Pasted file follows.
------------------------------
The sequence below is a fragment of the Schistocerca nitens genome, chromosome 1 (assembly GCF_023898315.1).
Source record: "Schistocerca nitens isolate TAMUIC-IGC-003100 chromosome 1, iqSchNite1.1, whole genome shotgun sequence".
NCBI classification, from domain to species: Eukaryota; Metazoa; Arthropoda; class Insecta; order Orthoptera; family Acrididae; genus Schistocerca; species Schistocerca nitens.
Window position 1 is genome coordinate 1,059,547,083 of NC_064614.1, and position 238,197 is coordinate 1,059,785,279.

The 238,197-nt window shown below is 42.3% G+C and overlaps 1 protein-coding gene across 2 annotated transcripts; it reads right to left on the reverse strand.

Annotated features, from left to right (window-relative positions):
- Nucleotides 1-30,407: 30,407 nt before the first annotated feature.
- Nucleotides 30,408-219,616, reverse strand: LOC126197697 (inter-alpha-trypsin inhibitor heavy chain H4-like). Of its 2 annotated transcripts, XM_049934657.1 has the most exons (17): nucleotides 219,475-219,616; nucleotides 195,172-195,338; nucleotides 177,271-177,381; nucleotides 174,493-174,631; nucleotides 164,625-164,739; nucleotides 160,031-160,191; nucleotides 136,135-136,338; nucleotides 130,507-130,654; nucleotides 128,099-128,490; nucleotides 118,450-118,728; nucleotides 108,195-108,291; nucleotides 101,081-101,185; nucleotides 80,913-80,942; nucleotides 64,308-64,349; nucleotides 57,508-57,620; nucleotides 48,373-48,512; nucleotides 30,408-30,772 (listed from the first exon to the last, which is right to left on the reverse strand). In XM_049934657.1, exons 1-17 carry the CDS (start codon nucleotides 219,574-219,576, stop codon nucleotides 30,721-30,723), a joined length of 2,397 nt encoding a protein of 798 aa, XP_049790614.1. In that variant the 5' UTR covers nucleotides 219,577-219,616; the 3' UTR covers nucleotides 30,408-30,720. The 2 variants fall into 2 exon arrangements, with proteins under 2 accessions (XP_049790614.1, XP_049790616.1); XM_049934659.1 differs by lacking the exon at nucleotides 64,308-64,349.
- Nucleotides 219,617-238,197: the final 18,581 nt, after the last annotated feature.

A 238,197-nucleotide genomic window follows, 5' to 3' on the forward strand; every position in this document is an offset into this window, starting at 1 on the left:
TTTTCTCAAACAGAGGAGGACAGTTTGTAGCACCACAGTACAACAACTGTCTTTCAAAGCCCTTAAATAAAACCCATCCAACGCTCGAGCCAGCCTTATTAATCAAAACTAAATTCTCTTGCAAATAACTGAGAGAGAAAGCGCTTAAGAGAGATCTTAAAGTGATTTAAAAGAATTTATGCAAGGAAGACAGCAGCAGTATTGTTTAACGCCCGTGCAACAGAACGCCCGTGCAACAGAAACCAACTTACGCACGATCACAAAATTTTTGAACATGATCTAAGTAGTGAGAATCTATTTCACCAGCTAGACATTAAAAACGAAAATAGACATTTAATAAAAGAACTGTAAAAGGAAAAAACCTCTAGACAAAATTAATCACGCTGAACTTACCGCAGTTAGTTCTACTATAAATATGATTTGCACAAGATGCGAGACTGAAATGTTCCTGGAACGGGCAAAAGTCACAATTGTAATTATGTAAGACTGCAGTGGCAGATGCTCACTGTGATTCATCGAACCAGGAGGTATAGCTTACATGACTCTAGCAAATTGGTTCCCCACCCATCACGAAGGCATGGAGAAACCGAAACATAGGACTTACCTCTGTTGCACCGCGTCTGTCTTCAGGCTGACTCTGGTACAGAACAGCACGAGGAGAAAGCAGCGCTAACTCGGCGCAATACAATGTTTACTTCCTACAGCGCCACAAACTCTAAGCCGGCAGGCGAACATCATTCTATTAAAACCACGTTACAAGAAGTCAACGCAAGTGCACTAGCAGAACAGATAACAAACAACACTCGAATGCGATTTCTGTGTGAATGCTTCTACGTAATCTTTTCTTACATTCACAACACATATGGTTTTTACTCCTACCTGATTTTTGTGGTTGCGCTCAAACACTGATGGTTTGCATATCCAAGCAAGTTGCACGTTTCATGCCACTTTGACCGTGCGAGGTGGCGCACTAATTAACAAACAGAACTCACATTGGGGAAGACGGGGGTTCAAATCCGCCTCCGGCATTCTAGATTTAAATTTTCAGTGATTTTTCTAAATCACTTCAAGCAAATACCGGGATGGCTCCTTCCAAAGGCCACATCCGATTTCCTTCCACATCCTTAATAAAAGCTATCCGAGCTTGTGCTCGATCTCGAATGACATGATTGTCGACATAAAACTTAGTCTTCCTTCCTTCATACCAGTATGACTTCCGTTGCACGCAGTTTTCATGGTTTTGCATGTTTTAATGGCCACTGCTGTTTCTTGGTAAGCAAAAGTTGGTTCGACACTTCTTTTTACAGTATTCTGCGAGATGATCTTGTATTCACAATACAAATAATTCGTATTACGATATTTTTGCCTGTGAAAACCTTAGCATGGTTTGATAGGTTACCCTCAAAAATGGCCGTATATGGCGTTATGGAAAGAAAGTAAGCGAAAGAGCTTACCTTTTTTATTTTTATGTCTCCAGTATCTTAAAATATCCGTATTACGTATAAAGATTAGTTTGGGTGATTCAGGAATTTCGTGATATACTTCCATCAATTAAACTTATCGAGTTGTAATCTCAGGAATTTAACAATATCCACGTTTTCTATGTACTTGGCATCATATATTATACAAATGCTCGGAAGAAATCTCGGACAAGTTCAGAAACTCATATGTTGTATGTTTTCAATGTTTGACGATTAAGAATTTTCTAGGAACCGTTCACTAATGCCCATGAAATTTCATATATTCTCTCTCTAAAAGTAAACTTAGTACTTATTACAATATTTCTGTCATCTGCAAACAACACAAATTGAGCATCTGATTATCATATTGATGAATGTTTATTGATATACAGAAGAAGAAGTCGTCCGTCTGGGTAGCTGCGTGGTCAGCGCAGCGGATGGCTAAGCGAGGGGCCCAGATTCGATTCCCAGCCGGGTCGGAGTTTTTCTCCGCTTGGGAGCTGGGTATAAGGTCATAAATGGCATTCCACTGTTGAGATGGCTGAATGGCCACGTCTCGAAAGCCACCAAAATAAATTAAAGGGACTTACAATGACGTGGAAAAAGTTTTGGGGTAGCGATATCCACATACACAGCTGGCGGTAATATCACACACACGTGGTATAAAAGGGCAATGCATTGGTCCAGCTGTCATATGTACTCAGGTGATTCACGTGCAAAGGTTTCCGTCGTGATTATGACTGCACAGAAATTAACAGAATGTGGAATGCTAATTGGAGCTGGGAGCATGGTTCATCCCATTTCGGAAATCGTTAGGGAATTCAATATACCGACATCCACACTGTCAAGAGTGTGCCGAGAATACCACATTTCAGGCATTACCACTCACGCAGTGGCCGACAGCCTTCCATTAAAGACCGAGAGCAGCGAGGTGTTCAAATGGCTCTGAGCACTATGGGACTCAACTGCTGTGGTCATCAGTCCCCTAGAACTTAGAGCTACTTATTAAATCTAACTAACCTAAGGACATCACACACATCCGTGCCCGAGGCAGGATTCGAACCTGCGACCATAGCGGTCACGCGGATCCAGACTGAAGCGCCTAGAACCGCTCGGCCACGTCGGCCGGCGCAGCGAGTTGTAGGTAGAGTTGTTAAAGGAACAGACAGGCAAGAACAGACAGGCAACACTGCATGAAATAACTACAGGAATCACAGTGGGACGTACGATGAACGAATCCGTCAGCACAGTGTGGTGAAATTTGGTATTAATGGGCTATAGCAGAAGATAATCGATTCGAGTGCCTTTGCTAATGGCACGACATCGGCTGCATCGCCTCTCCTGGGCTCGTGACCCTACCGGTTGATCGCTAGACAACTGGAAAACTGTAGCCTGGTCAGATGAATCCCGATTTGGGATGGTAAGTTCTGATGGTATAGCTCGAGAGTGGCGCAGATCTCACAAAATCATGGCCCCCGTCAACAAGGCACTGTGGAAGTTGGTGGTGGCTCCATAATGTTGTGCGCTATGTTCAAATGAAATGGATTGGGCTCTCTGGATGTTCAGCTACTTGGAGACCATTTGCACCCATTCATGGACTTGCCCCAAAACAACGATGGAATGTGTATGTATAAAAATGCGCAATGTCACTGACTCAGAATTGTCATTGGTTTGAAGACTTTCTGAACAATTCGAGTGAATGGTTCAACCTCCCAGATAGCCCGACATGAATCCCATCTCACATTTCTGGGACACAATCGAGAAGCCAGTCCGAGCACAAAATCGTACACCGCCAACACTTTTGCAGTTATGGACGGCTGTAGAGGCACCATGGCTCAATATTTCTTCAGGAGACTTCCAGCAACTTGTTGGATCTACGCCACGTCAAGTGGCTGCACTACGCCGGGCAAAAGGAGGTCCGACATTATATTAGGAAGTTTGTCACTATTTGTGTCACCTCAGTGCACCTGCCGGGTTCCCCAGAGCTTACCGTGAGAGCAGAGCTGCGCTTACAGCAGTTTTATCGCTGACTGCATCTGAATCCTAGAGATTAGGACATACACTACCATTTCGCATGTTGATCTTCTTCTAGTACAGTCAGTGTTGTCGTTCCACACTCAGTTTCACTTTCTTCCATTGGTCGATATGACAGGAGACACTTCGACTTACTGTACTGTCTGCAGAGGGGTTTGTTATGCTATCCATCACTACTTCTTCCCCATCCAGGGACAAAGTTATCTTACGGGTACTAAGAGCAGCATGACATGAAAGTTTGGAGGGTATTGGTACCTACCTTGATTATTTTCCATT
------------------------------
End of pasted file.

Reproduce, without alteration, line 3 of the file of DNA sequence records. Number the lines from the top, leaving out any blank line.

NCBI classification, from domain to species: Eukaryota; Metazoa; Arthropoda; class Insecta; order Orthoptera; family Acrididae; genus Schistocerca; species Schistocerca nitens.